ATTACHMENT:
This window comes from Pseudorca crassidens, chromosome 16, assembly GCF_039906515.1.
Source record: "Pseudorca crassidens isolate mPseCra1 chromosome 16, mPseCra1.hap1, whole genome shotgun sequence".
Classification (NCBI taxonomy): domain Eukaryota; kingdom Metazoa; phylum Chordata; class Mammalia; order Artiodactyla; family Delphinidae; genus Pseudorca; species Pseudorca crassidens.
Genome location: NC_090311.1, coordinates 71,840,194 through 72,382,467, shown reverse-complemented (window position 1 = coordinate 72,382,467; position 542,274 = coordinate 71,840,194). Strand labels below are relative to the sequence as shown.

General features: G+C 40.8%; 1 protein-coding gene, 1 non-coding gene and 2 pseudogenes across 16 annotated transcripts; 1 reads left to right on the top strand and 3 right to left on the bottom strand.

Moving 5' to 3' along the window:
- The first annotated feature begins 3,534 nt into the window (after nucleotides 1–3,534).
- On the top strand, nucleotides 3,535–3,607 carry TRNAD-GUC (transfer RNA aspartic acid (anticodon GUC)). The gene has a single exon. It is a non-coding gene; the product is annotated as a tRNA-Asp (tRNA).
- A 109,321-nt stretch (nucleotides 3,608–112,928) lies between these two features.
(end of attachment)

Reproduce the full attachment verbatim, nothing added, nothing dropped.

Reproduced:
This window comes from Pseudorca crassidens, chromosome 16, assembly GCF_039906515.1.
Source record: "Pseudorca crassidens isolate mPseCra1 chromosome 16, mPseCra1.hap1, whole genome shotgun sequence".
Classification (NCBI taxonomy): domain Eukaryota; kingdom Metazoa; phylum Chordata; class Mammalia; order Artiodactyla; family Delphinidae; genus Pseudorca; species Pseudorca crassidens.
Genome location: NC_090311.1, coordinates 71,840,194 through 72,382,467, shown reverse-complemented (window position 1 = coordinate 72,382,467; position 542,274 = coordinate 71,840,194). Strand labels below are relative to the sequence as shown.

General features: G+C 40.8%; 1 protein-coding gene, 1 non-coding gene and 2 pseudogenes across 16 annotated transcripts; 1 reads left to right on the top strand and 3 right to left on the bottom strand.

Moving 5' to 3' along the window:
- The first annotated feature begins 3,534 nt into the window (after nucleotides 1–3,534).
- On the top strand, nucleotides 3,535–3,607 carry TRNAD-GUC (transfer RNA aspartic acid (anticodon GUC)). The gene has a single exon. It is a non-coding gene; the product is annotated as a tRNA-Asp (tRNA).
- A 109,321-nt stretch (nucleotides 3,608–112,928) lies between these two features.